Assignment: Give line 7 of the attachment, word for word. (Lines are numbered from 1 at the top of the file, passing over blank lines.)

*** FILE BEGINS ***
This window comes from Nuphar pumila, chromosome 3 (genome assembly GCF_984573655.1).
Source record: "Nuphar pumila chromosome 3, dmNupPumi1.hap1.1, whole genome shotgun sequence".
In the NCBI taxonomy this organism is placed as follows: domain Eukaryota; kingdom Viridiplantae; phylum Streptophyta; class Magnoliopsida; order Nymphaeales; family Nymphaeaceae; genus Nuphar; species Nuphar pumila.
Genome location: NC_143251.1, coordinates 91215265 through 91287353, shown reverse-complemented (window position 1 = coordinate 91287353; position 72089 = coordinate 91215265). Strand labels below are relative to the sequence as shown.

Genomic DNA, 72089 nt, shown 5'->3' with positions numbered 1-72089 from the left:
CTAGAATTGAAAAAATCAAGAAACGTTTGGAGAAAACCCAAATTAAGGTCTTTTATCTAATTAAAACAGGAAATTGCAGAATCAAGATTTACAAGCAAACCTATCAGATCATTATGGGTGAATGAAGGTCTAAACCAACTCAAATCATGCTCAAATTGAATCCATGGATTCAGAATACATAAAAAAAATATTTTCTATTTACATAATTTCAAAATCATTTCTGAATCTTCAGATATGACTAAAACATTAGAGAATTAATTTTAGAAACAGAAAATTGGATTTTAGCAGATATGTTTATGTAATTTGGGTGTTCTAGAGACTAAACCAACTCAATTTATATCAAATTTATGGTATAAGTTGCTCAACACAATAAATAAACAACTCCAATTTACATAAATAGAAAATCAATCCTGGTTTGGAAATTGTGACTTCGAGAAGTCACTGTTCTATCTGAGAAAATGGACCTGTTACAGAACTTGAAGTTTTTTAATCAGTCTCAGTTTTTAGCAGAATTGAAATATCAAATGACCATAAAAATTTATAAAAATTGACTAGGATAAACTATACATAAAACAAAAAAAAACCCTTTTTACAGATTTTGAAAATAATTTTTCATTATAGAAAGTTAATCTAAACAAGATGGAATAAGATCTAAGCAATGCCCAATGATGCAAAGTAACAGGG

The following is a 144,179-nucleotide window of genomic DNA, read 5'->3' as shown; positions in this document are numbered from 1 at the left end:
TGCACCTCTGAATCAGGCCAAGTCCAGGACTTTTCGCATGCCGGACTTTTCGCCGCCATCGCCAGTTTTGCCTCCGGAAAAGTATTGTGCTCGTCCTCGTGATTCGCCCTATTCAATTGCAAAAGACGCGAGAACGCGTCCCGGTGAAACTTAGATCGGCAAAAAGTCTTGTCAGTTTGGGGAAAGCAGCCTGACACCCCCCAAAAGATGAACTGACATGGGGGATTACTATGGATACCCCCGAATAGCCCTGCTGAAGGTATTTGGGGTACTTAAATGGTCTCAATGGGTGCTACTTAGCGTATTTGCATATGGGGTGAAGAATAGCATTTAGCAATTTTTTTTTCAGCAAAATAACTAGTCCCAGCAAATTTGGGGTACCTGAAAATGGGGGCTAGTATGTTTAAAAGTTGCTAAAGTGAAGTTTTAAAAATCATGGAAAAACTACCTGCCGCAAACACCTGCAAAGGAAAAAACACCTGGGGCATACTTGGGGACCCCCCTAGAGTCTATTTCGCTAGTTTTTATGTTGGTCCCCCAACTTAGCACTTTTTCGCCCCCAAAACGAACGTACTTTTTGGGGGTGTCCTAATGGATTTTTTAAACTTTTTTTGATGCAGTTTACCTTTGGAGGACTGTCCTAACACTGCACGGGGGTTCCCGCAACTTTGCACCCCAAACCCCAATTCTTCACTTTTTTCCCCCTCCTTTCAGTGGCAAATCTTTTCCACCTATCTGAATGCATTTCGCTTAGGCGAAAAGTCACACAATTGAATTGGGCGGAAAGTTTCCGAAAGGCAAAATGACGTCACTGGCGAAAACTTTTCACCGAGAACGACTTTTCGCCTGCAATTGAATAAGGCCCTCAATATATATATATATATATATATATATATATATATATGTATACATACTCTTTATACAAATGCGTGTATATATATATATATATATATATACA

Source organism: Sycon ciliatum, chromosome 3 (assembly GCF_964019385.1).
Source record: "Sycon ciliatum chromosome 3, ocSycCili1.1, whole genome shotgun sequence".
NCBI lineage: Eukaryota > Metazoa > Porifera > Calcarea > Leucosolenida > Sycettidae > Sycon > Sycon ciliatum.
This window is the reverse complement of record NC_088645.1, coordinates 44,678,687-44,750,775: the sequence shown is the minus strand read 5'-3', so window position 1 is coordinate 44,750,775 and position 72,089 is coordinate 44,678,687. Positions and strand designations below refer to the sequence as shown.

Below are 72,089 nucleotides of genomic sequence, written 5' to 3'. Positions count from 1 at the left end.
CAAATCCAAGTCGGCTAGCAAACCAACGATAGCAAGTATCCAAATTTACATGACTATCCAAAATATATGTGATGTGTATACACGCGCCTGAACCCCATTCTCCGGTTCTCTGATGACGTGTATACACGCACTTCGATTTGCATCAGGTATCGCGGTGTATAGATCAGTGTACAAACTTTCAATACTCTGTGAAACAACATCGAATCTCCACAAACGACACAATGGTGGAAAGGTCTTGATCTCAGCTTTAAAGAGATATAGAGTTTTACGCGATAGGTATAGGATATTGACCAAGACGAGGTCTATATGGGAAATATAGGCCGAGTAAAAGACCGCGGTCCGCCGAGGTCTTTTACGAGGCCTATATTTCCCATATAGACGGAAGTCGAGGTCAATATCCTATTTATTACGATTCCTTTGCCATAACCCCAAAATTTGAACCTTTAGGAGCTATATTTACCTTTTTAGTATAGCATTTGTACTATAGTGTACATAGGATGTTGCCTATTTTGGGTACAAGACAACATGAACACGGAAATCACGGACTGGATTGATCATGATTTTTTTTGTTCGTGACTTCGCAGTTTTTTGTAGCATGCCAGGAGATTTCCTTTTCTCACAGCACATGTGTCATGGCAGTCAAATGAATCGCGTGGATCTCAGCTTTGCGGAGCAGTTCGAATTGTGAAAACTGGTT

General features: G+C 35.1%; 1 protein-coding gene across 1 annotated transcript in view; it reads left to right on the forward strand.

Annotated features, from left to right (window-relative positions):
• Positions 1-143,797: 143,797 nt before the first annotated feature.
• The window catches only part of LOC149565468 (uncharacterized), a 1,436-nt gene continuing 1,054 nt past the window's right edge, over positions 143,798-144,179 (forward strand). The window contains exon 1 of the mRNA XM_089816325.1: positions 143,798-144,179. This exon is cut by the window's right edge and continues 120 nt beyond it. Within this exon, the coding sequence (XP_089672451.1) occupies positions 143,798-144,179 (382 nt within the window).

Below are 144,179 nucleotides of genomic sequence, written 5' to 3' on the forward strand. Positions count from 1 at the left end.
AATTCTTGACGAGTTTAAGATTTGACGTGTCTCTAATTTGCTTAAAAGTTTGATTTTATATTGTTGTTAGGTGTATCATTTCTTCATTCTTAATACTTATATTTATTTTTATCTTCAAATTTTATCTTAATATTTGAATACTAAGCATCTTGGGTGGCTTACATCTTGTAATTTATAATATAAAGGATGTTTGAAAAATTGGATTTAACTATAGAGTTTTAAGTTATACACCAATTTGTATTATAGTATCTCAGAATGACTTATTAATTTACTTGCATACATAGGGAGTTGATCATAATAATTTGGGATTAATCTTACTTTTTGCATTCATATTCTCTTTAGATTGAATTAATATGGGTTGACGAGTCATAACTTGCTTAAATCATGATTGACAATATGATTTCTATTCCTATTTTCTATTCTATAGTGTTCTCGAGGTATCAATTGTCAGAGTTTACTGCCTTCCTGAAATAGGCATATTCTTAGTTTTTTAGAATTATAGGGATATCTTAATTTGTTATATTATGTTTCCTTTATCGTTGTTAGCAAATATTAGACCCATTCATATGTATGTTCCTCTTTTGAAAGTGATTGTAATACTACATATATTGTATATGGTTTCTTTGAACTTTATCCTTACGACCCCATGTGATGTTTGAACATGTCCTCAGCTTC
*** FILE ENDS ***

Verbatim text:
The following is a 144,179-nucleotide window of genomic DNA, read 5'->3' as shown; positions in this document are numbered from 1 at the left end: